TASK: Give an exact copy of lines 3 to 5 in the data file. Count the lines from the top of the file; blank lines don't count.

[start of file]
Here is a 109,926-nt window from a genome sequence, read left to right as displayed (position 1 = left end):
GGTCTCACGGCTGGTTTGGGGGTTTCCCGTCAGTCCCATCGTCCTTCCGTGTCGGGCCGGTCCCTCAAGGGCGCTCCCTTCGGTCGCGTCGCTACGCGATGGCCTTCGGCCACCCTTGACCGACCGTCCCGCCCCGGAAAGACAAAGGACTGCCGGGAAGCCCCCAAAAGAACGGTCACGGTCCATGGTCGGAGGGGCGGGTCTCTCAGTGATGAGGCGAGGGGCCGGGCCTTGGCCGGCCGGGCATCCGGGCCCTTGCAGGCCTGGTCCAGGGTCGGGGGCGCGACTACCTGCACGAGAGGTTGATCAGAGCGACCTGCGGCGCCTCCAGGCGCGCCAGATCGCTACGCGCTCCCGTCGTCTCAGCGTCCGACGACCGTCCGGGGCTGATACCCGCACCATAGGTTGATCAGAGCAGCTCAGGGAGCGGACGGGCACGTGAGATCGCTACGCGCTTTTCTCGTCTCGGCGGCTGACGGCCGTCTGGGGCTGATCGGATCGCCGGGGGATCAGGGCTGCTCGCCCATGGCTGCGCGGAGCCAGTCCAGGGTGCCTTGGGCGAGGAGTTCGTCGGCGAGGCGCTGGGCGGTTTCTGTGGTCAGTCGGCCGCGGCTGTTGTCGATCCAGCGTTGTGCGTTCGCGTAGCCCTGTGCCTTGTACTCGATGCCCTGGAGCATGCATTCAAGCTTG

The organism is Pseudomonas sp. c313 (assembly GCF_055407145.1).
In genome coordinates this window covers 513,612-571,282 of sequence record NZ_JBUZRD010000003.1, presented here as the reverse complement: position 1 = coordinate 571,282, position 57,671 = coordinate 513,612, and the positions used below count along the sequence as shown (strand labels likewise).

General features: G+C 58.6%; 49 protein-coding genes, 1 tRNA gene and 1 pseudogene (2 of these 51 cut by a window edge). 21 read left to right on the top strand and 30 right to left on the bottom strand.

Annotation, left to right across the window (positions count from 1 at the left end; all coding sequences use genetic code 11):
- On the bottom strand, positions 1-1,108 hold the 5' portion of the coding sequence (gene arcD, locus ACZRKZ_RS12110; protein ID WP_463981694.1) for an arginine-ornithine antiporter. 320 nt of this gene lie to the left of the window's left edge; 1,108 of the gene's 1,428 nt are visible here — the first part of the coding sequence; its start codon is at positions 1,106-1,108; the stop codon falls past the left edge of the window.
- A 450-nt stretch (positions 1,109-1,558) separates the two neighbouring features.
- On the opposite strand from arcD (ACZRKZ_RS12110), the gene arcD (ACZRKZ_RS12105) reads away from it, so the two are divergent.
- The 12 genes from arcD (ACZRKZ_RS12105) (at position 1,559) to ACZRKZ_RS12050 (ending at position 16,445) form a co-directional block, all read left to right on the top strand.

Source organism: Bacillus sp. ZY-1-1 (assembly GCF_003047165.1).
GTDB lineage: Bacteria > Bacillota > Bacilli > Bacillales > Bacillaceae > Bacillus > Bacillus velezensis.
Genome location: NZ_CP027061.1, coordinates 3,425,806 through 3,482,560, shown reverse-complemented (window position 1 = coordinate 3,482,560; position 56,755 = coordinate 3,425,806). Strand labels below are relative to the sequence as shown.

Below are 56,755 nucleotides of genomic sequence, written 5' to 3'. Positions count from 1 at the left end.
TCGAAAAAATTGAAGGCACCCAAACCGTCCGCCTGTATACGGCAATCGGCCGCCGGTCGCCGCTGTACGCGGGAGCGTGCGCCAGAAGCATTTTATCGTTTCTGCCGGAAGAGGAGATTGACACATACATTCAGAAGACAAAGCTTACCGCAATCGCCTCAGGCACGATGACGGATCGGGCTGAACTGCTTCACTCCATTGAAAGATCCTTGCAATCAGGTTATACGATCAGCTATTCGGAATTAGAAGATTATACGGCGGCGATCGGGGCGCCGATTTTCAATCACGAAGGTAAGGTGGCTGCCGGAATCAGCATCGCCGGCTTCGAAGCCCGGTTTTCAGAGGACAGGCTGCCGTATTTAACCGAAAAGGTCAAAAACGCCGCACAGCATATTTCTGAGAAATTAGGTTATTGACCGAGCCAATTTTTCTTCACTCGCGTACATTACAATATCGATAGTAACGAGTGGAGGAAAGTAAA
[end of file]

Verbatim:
The organism is Pseudomonas sp. c313 (assembly GCF_055407145.1).
In genome coordinates this window covers 513,612-571,282 of sequence record NZ_JBUZRD010000003.1, presented here as the reverse complement: position 1 = coordinate 571,282, position 57,671 = coordinate 513,612, and the positions used below count along the sequence as shown (strand labels likewise).

General features: G+C 58.6%; 49 protein-coding genes, 1 tRNA gene and 1 pseudogene (2 of these 51 cut by a window edge). 21 read left to right on the top strand and 30 right to left on the bottom strand.